The jewel in the crown of Istanbul’s buzzing cultural scene, the Istanbul International Film Festival. is a unique event that acts as a crucial bridge between east and west – it’s hard to deny the importance the festival plays in unearthing Asian and Middle Eastern films, screening them alongside their European counterparts.
Although the line-up was as strong as ever, this year’s 32nd edition of the festival was home to much dissent: the closure and subsequent attempts to destroy one of Istanbul’s oldest cinemas, Emek, has been opposed by many local activists, artists, and actors. However, the mantle this year was also taken up by international guests like Costa-Gavras and Patricia Arquette, who not only raised the social media profile around this issue, but also stood in the front ranks of the protest walks. An unnecessary show of power by the local police, though, meant that most of the cinematic luminaries were on the receiving end of pepper spray, as well as being harassed, harangued and generally shoved around. Turkey’s oldest film critic, Atilla Dorsay, was also one of the figures who received such maltreatment, and, as result – and a sign of protest – quit his column at the Sabah newspaper after having written there for more than 20 years. Whether the construction company that plans to erect yet another shopping mall within the Beyoğlu area took any notice of the ruckus remains to be seen, but it seems as if Istanbul residents will not let this issue die without a fight.
Going back to the pride of the festival – its strong programming – this year’s slate revealed new trends within contemporary Turkish cinema. Although it’s obvious that the country’s filmmakers still feel the need to follow the example of their most successful luminary, Nuri Bilge Ceylan, and create suffocating character pieces, a number of attempts at varying styles stood out.
Among these, perhaps the most ambitious was Onur Ünlü’s Thou Gild’st the Even. Highly unusual in both content and style, Ünlü merges the story of the inhabitants of an Aegean town and their small-town problems with that of a superhero movie to prove that, even in a universe where everyone has a superpower, the petty, basic characteristics of humanity still prevail. The film boasts some incredible set pieces (a sprawling, gorgeous scene involving a hail of rocks is particularly impressive) with terrific sound design, showcasing the work of a director who has been steadily carving his own strange path within cinema. Perhaps the criticism to direct at the film is its weak scenario – it’s hard not to feel that had Ünlü perhaps written one more draft, the entire film might have played much stronger.
On the international front, the festival showcased some of the most anticipated films of the year – titles such as Chan Wook-park’s Stoker and Shane Carruth’sUpstream Color sold out as soon as the tickets went on sale and new screenings had to be added to meet the incredible demand. With inexpensive matinee tickets, the festival organisers ensured that most screenings were as full as possible. (A side note here has to be that the screening for Thou Gild’st the Even was sold out three times over, and there was not a single empty space in the theatre: not the seats nor the stairs nor even the doorways.)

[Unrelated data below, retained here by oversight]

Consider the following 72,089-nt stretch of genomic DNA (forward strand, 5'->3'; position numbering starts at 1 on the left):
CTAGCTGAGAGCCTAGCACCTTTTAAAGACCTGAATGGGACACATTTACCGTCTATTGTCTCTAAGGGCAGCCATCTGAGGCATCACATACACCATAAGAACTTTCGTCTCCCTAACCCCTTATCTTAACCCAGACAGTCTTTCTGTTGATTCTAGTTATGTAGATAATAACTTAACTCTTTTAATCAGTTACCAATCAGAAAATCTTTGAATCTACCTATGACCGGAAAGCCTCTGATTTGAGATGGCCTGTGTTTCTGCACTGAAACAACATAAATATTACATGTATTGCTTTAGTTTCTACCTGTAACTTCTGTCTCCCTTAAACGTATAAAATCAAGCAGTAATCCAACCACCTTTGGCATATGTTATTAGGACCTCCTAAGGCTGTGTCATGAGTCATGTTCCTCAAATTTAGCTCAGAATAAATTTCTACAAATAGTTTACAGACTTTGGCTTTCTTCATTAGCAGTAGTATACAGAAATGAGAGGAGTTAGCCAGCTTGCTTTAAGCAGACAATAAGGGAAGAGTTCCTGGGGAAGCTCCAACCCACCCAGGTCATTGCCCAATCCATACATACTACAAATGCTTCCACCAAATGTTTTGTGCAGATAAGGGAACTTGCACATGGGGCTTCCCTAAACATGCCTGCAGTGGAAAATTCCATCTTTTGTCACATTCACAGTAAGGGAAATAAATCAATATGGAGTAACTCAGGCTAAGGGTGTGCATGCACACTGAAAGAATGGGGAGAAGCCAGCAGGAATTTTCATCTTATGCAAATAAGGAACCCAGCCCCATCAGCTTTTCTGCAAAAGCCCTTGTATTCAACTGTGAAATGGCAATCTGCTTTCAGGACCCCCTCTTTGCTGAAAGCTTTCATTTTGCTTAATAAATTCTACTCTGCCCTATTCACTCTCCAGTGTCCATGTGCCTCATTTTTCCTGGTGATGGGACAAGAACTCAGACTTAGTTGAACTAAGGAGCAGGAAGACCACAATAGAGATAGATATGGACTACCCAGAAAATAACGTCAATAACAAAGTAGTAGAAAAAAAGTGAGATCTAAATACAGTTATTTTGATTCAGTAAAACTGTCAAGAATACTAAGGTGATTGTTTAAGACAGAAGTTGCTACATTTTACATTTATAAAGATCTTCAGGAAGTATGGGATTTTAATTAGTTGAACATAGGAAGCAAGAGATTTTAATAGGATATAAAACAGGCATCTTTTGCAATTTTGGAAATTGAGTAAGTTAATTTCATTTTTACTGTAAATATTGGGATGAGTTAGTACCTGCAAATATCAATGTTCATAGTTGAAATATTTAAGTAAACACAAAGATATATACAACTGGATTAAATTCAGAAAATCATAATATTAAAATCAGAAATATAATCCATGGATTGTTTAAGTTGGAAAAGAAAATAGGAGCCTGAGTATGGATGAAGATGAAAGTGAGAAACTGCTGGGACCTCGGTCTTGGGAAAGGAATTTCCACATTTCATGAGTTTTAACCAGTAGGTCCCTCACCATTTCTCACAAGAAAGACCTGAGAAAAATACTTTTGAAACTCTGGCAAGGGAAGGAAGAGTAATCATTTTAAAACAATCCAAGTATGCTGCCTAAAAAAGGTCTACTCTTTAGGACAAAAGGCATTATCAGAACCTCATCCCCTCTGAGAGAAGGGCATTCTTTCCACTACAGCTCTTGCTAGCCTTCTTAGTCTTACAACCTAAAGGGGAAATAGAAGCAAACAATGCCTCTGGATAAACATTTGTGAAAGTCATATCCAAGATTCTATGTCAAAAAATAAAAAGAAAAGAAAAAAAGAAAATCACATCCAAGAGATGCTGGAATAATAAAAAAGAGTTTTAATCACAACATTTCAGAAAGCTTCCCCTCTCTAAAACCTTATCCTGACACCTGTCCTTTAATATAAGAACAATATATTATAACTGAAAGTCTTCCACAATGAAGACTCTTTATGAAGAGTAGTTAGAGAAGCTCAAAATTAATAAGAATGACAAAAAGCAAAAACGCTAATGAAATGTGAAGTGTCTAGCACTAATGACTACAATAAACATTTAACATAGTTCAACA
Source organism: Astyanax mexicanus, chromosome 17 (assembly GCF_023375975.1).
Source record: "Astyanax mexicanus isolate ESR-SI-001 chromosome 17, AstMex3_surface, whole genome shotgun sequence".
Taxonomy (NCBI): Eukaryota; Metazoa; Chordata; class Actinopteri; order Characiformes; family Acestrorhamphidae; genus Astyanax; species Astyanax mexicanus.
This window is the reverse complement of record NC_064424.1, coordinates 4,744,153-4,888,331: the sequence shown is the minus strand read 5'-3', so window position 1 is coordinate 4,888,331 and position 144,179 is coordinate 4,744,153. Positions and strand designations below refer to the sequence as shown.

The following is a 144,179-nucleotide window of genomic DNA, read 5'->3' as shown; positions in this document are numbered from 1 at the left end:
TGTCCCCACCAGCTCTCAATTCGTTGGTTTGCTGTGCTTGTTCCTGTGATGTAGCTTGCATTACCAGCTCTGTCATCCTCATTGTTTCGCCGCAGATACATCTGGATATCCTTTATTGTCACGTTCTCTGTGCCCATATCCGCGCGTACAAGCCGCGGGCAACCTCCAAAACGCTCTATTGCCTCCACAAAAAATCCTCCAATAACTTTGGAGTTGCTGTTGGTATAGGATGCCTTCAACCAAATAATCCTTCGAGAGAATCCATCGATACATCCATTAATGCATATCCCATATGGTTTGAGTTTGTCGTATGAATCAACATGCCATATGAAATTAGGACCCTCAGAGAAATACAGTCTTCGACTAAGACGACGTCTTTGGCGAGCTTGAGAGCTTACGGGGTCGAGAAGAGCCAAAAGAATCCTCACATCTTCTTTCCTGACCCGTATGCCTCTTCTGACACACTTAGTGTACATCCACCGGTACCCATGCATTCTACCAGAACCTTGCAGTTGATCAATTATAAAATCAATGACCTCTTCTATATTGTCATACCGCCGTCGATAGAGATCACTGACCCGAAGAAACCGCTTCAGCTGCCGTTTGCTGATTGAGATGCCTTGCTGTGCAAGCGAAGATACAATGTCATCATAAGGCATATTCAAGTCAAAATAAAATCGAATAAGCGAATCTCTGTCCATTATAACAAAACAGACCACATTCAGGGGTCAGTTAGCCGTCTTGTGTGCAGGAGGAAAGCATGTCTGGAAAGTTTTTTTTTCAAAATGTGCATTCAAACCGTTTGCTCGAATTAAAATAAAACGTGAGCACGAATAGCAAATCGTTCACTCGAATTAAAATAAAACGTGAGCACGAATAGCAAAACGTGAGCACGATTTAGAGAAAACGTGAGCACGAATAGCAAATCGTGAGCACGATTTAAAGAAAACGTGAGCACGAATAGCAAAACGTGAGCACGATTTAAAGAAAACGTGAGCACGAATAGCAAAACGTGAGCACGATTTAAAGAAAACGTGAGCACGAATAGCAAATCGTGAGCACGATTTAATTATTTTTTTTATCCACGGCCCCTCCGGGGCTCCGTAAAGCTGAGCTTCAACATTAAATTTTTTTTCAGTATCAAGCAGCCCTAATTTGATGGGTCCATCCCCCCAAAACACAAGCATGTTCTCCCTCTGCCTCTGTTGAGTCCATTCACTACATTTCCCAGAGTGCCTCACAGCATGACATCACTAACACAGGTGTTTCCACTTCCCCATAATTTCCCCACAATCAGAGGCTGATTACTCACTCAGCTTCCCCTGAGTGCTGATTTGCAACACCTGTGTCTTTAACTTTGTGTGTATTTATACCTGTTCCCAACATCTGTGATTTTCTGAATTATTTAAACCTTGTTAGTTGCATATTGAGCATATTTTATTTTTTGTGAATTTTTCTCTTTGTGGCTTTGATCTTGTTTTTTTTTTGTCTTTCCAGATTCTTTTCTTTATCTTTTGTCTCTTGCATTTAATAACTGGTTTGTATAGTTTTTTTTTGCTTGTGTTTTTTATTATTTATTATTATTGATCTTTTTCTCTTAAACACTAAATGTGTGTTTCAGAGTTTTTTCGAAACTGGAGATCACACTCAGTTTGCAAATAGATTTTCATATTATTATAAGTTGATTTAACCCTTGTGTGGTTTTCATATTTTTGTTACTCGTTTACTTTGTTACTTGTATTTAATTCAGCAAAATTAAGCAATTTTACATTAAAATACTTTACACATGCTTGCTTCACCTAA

Mikael Marcimain’s Call Girl from Sweden was another title that created much excitement among the crowd. With an aesthetic style reminiscent of both Nicholas Winding Refn’s Drive (2011) and Alan J. Pakula’s All The President’s Men (1976), and a killer soundtrack, this dramatisation of a true story weaved an intricate, elaborate tale that ensnared the entire audience within the first few minutes, and did not let go until its heartbreaking, brutal end.
As per tradition, the festival ended with the televised and much-loved award ceremony, where Lenny Abrahamson’s brilliant What Richard Did won the International Golden Tulip and Bruno Dumont won the Special Jury Prize with his historical piece Camille Claudel 1915. Thou Gild’st the Even was named best film, winning the National Golden Tulip award, while Asli Özge won best director for her brutal examination of the disintegration of a middle-upper class marriage in Lifelong. The Special Jury Award in the national competition was presented to Derviş Zaim, who, with his new film The Cycle, continues to explore forgotten branches of Turkish art and history, reflecting these through modern storytelling. The Seyfi Teoman award for first film went to Deniz Akçay Katiksiz with the promising Nobody’s Home, while the Fipresci jury chose to award Bruno Dumont and Onur Ünlü. Ziad Doureri’s The Attack was picked as the winner of the Human Rights in Cinema section, bringing the festival to a close.
Representing a terrific opportunity for audience members, professionals, journalists and filmmakers to come together in cinematic joie de vivre, the Istanbul International Film Festival continues to raise its own bar, attracting incredible talent and films each year, while fast becoming one of the unmissable film events of the festival calendar.